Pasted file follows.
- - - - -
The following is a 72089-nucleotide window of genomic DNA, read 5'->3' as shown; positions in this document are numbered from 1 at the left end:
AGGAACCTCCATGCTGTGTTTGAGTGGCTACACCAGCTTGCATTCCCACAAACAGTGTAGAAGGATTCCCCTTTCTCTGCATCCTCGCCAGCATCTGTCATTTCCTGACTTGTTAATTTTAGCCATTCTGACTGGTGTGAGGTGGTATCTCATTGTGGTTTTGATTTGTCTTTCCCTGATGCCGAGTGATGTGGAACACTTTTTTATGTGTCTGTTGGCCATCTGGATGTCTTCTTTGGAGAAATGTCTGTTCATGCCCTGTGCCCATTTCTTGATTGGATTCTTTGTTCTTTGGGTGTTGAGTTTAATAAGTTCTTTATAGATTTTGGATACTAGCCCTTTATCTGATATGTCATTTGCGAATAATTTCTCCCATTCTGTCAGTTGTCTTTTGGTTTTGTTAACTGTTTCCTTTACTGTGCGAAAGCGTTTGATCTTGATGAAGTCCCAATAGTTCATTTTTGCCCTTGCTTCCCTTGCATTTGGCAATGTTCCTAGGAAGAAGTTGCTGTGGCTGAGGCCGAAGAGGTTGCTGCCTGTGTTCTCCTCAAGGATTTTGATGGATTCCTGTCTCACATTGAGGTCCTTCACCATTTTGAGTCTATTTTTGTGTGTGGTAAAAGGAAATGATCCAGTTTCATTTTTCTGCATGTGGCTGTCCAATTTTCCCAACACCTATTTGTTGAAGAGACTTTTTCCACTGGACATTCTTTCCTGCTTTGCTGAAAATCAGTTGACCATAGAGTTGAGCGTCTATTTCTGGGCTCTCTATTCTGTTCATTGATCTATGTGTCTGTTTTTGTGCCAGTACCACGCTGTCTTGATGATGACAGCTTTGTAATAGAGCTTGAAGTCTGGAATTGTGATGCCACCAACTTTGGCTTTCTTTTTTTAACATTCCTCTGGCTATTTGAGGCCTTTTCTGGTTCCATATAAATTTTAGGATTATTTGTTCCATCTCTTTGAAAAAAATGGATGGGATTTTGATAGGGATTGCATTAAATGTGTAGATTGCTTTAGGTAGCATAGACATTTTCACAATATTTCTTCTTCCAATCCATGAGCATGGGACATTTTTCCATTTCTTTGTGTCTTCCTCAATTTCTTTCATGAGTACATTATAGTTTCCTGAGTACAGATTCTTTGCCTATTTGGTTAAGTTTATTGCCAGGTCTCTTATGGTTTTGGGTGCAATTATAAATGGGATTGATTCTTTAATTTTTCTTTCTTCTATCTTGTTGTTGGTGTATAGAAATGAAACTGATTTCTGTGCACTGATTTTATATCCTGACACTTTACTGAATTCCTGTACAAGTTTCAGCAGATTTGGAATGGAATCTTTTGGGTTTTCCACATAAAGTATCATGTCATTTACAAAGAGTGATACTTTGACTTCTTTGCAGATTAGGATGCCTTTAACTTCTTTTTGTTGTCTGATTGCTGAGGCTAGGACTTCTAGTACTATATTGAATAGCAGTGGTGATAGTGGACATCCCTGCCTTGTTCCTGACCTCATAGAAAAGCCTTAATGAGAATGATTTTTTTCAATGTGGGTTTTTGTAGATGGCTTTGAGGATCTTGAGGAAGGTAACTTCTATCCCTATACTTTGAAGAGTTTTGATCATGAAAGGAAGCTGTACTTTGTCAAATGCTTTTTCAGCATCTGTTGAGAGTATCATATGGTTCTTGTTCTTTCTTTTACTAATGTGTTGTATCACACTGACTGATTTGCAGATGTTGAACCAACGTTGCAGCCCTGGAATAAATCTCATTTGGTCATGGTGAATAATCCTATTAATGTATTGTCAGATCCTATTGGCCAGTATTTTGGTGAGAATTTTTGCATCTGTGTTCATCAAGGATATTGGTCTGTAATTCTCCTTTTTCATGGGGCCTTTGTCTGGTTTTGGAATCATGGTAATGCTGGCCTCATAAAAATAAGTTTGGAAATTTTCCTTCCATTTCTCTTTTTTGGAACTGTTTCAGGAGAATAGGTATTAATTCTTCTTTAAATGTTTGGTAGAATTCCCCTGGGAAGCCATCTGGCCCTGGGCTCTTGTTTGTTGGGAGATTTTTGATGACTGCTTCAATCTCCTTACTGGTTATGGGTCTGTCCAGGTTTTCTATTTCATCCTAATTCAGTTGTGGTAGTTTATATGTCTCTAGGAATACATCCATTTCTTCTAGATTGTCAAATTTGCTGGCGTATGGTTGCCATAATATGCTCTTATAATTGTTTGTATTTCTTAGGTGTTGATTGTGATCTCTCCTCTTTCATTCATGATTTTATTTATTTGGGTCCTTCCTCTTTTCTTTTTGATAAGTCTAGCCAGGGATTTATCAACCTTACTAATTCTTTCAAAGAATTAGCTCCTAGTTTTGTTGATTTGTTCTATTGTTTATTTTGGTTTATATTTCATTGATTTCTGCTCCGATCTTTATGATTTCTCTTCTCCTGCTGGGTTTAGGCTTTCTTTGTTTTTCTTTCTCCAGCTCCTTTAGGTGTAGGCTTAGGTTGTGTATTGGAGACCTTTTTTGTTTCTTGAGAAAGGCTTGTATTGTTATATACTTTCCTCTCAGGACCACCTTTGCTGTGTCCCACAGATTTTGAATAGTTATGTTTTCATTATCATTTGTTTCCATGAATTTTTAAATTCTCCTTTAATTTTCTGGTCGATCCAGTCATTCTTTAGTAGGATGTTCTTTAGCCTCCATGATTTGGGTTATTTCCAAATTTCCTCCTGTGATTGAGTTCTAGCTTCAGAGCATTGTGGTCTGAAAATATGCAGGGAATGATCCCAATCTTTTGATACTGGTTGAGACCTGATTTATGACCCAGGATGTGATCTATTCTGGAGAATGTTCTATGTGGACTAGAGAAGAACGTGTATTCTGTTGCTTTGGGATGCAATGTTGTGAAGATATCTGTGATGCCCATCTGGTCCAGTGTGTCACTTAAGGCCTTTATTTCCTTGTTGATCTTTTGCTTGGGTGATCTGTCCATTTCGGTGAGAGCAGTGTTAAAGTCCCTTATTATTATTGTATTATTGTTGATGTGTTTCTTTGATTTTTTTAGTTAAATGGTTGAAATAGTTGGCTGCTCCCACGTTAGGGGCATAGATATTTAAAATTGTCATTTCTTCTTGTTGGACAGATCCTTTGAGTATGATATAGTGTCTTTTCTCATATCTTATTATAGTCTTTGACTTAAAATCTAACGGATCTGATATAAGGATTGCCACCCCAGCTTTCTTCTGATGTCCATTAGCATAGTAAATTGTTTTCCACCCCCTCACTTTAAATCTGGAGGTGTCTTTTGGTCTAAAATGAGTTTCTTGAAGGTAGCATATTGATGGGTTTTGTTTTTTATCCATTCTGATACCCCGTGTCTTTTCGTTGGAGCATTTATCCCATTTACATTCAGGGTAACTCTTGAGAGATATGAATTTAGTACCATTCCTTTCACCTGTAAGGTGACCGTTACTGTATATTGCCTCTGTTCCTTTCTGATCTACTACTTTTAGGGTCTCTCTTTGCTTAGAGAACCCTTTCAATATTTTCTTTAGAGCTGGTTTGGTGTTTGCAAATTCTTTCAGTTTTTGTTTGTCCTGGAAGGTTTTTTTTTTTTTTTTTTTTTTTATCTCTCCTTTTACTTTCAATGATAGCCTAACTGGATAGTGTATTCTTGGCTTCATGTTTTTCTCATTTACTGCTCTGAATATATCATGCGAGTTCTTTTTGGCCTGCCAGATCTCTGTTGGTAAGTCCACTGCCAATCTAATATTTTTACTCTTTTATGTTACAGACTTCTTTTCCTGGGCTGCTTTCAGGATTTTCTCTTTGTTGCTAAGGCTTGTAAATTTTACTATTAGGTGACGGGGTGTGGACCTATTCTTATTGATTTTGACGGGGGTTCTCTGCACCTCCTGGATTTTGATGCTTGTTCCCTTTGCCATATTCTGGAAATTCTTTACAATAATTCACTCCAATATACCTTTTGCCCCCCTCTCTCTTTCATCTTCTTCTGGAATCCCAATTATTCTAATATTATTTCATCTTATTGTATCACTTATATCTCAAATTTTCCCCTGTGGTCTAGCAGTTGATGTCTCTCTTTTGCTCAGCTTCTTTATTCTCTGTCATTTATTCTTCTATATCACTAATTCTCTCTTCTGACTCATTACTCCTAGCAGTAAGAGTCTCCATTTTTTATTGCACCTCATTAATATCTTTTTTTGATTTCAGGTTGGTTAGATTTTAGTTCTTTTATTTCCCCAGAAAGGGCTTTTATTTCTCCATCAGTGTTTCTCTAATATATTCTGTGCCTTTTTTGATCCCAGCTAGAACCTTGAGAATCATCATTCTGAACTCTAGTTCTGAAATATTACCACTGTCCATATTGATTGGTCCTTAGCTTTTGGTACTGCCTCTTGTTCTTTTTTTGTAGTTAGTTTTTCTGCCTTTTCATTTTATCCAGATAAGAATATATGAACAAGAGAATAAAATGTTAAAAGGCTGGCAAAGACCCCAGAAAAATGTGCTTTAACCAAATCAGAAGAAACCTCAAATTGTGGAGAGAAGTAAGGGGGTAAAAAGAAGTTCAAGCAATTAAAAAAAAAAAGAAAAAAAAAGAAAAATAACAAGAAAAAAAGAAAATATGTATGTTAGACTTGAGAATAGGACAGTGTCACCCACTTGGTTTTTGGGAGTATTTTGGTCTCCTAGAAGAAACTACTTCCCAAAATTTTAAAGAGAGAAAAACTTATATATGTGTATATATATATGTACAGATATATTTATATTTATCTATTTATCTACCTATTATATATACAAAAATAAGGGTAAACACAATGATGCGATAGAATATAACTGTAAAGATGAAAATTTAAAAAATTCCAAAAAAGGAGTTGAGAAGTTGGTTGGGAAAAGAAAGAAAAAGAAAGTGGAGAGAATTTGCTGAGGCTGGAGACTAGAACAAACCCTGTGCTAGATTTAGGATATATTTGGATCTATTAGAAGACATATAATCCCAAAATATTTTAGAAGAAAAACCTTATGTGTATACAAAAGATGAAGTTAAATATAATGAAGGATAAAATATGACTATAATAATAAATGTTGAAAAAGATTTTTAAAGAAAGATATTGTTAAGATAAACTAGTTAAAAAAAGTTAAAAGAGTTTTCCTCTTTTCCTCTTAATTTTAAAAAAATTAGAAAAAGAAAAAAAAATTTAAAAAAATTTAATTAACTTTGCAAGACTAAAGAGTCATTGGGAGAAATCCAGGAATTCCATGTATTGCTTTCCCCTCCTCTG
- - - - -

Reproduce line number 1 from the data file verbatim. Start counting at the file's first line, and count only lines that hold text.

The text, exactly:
The following is a 72089-nucleotide window of genomic DNA, read 5'->3' as shown; positions in this document are numbered from 1 at the left end: